Working together with Professor Jonathan Tan of Case Western Reserve University in Cleveland, Gomes wrote a paper discussing Christianity as a culture of mobility in Singapore. This paper which will be published later in 2015 by Kritika Kultura argues that….”More than ever before, the global and transnational movements of young people for work and study has become part of everyday life. Yet there is very little research on this phenomenon in relation to how actors in transience create strategies to cope with being away from home nation (place of birth and/or citizenship) and from family. As part of the findings of a larger international study on the identities, social networks and media/communication use of transient migrants, researchers found that Christianity featured prominently during life in transience for Asian respondents. This paper thus puts forward the notion that Christianity may well function as a culture of mobility by looking at its significance to Asian “foreign talent” transient migrants in Singapore. Through face-to-face interviews with fifty-seven Asian working professionals and international students, this paper found that thirty not only identified themselves as Christian but whose social networks were also made up of Asian foreign talent transient migrant Christians. This paper thus suggests that Asian foreign talent transient migrants turn to Christianity as a way of coping with everyday life in transience. The Christian groups they join allow them to create a sense of community while being away from the home nation. This sense of community however is with other transient migrants rather than with locals.”
In September Catherine Gomes wrote in The Conversation about the problems international students have with making Australian friends in Australia, and the unhappiness that this causes. She offers economic justifications to underline why our educational institutions should consider this a problem, and then some potential ways to improve the situation. Here are some excerpts from the article.
“International education brought in $16.3 billion in 2010-11, and the students contribute to the Australian economy in secondary industries such as real estate and tourism. This is not an industry we want to lose, both for economic reasons and because international students provide social benefits, giving Australians valuable opportunities to meet, mix and mingle with nationalities, cultures and ethnicities different or even similar to their own.”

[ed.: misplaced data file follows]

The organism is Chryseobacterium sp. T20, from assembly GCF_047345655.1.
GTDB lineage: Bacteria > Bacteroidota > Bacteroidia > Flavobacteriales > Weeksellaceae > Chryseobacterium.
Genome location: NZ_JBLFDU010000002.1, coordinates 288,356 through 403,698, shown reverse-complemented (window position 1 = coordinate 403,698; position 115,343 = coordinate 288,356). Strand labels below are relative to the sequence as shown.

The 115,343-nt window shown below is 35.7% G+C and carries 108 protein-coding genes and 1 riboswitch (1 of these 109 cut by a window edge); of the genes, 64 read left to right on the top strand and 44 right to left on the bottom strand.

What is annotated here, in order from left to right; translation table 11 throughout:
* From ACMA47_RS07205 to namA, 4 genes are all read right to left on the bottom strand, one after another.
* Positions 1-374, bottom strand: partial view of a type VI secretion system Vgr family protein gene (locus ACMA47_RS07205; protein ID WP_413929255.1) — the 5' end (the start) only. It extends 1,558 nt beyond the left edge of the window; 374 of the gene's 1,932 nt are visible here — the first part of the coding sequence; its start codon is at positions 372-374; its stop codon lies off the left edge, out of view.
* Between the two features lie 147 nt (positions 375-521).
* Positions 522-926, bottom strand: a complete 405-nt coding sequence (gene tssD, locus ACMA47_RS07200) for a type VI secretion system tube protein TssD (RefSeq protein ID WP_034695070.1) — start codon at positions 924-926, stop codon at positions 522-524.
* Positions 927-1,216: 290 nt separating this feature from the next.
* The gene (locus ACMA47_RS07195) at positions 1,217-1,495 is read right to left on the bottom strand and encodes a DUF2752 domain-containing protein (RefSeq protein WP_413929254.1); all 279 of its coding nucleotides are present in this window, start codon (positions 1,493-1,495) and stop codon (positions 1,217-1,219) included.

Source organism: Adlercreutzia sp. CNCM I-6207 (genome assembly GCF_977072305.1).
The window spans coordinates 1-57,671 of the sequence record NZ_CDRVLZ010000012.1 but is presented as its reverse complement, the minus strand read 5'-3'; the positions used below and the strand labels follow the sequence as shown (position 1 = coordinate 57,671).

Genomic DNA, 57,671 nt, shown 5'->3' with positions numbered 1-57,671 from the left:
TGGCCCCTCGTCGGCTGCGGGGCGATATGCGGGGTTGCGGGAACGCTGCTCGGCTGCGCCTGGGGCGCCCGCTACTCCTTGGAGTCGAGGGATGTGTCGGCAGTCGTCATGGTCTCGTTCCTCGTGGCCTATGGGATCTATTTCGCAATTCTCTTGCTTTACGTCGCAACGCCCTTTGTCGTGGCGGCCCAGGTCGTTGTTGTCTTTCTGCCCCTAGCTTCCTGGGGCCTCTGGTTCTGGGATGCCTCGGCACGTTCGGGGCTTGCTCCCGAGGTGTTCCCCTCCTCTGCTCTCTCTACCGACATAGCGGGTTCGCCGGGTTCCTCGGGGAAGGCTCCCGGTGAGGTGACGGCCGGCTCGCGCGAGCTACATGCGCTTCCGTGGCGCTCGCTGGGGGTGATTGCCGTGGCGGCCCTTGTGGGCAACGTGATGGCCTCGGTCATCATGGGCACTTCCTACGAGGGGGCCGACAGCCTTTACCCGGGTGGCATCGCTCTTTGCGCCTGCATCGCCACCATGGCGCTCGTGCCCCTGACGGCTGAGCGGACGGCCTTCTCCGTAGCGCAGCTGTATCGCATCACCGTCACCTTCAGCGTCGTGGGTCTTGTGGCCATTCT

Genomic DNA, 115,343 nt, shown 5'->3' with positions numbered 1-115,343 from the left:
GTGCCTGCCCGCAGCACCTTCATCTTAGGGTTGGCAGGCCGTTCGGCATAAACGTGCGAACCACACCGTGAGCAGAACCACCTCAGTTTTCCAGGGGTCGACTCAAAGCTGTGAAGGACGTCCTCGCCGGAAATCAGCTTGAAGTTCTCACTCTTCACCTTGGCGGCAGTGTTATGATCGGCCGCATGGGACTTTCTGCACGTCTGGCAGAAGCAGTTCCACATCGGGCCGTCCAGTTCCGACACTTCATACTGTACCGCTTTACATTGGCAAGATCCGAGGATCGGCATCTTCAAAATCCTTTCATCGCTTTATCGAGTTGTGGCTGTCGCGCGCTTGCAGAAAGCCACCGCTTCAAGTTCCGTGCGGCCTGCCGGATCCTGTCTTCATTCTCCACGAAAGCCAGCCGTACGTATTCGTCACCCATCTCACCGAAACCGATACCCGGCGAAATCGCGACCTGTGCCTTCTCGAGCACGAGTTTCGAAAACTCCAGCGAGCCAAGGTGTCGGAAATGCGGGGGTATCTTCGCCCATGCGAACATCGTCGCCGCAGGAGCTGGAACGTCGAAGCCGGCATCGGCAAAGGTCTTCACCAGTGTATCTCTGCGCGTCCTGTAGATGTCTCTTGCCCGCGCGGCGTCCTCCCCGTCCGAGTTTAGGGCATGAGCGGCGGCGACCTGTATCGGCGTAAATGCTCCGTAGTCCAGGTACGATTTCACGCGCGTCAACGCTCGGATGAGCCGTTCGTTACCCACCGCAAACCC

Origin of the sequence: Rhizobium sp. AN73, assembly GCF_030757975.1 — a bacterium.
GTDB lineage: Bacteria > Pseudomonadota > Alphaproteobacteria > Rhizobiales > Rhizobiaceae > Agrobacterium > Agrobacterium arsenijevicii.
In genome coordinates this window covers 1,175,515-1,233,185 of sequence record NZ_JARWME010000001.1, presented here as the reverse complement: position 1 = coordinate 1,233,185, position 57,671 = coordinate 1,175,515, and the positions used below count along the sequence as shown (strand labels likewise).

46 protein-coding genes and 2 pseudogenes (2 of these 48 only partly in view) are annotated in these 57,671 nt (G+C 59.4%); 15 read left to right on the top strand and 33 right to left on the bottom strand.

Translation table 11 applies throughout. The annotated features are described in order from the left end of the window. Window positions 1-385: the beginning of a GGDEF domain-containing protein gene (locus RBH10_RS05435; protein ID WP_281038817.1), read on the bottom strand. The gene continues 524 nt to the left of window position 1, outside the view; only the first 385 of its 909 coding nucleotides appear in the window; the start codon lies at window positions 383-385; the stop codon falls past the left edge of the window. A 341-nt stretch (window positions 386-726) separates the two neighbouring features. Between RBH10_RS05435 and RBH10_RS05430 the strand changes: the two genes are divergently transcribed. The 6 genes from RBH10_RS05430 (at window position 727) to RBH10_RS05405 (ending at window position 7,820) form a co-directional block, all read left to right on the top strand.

Universities need to create inclusive orientation programs that foster interaction between local and international students. One way to do this would be to actively include interstate and country students in the international student orientation program. International students would thus meet Australians who are in some ways just as alien as they are. This would also offer Australian students new to the state or the area a guided introduction while making some new international friend
In late 2013 Catherine Gomes, Chief Investigator for the Translating Impermanence project, spoke on “Parallel multiculturalism: Asian international students in Australia” at the Multiculturalism and Asia International Workshop at Monash University.
ABSTRACT: “Work on the experiences of international students in Australia often point out that these students do not successfully integrate into Australian society with many international students counting very few or no Australians as friends by the time they complete their studies. International students instead live in a parallel multicultural society made up almost exclusively of fellow international students. Through in-depth interviews with 50 Melbourne-based university-going international students from Asia — the source of Australia’s biggest export education market — this paper explores the complex multicultural society these students occupy. By highlighting Asian international students’ self-perceived identities, social networks and media use, this paper throws light on the ways in which these transient migrants create a multicultural existence for themselves while not being part of conventional Australian (multicultural) society. A study examining international students in the broader discussion of multiculturalism in Australia is necessary since many of these students convert their status to permanent after they finish their studies.”